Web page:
With picturesque views and literary links to his land, one farmer is seeking to make strides in a lucrative market with his glamping pods and wedding and events business.
Weddings have become increasingly big business and the industry is now worth in excess of £10 billion a year in the UK alone.
The biggest cost of any wedding day goes on the venue and accommodation, and that is precisely what prompted one farmer to convert a picturesque corner of his farm in to a premium glamping venue capable of hosting a number of events.
Hobbit Hill is the brainchild of Lancashire farmer John Wilkinson whose diversification is borne out of Foxfields Farm.
Exploiting the area’s links to novels such as The Hobbit and The Lord of the Rings trilogy, both written by J.R.R. Tolkien, Mr Wilkinson’s new venture opened in April of this year and has already attracted a host of bookings, with everything from birthdays to anniversaries taking place in the secluded spot of Hurst Green.
But it is weddings that are the big focus for the new enterprise, with the site able to accommodate everything from standard marquees to more opulent tepee-style constructions.
He is able to offer a range of price points for would-be brides and grooms and is also in talks with the local council to build a permanent structure on the site, which would allow a lower price point to be offered and draw-in more potential customers.
With heavily populated areas such as Preston, Blackburn, Burnley, Accrington, Clitheroe, Leyland, Chorley and Bolton all within a 20-mile radius, he believes Hobbit Hill is ideally placed to cater for an urban audience yearning for the rural dream.
He says: “This summer we had a wedding party from Burnley and they were telling me they had found their ‘heaven [on earth]’.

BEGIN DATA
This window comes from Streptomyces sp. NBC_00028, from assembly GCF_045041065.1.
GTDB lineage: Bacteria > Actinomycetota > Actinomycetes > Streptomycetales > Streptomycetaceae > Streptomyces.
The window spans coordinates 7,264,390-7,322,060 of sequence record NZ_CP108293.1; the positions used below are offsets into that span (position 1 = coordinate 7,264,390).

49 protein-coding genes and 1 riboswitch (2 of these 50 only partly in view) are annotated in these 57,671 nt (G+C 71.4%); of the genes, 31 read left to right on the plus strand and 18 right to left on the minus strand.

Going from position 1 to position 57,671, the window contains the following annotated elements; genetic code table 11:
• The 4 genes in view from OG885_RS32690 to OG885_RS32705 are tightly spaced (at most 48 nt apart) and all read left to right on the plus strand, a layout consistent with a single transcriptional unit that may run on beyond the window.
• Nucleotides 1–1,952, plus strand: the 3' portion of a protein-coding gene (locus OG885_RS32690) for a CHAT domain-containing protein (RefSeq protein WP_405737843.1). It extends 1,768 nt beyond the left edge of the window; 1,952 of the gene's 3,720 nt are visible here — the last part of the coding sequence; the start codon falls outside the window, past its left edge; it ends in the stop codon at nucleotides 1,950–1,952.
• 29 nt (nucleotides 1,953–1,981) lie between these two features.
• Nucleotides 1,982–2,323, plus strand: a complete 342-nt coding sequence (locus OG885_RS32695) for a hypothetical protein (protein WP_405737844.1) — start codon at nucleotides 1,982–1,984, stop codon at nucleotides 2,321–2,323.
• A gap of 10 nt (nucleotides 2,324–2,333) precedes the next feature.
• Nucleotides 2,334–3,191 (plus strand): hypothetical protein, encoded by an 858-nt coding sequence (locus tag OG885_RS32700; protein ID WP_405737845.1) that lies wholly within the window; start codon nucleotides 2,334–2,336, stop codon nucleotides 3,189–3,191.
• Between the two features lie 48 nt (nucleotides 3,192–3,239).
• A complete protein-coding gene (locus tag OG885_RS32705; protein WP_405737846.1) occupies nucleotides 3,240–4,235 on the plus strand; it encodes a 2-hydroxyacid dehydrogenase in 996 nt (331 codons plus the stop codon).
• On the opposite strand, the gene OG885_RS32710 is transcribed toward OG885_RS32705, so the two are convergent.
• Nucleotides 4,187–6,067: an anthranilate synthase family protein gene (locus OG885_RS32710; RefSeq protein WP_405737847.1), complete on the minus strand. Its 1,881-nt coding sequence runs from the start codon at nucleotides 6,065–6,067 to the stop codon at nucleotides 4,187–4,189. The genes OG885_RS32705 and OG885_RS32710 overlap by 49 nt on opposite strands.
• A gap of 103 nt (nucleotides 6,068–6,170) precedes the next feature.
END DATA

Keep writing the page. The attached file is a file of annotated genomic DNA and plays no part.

"I said to them they were only from 10 miles over the hill and it could not make that much difference, but to them it did. The Ribble Valley area has that image.” And it is easy to see why.
From the hill upon which the five glamping pods are situated, there are panoramic views of the wider valley as the fields slope away across Foxfields Farm and down to the River Ribble. It is an idyllic scene and one which is hugely popular with visitors to the area.
As the river meanders its way through the valley floor, alongside it runs the Tolkien Trail, a well-utilised walking route starts in the village of Hurst Green and winds its way around the local area and through the manicured grounds of the imposing Stonyhurst College – one of the country’s foremost Jesuit boarding schools.
The village’s links to Tolkien were formed after the author spent time visiting his son, John, who was studying at the college, and local folklore suggests that he found much of his inspiration for The Lord of the Rings during his time there.
Set in the heart of the Ribble Valley, the countryside surrounding the college is framed by the imposing mass of Pendle Hill which forms a permanent backdrop to the area.
It is this connection to Tolkien which led Mr Wilkinson to name his new venture Hobbit Hill, and he claims he even has plans to create some subterranean pods built in to the hillside.
For the time being, however, he has five glamping pods which can be hired out at any time. Built by his son Andrew and son in law Martin Proctor, two of the pods provide double occupancy, while the other three can sleep four in two sets of bunkbeds.